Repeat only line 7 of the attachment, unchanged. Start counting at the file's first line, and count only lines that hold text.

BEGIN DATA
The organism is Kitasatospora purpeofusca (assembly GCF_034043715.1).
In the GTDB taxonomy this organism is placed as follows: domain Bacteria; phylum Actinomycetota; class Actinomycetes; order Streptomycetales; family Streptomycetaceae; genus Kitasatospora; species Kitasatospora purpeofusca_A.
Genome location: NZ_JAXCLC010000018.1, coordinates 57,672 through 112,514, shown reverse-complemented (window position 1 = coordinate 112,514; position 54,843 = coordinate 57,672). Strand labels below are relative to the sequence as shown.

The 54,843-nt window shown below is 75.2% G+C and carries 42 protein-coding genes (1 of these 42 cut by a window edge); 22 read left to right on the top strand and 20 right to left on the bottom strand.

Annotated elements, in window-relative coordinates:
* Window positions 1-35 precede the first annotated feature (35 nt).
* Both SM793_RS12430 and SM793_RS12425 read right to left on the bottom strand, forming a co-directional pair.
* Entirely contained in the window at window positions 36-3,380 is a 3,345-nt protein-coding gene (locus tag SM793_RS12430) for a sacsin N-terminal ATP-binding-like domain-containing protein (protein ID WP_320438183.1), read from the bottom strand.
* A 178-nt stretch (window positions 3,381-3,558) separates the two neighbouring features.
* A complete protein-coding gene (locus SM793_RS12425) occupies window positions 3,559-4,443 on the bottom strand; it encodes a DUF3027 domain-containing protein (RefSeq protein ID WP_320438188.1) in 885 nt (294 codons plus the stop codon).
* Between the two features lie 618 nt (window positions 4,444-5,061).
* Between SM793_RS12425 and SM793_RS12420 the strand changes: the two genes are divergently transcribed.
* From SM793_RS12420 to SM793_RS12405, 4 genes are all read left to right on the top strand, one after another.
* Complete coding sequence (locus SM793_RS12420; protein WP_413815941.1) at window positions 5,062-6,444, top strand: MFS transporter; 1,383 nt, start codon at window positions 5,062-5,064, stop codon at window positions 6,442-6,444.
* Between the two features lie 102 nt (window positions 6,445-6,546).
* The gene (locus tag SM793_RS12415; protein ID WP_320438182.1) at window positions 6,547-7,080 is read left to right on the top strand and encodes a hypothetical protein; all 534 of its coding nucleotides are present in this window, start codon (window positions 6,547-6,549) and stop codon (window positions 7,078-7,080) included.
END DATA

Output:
* Both SM793_RS12430 and SM793_RS12425 read right to left on the bottom strand, forming a co-directional pair.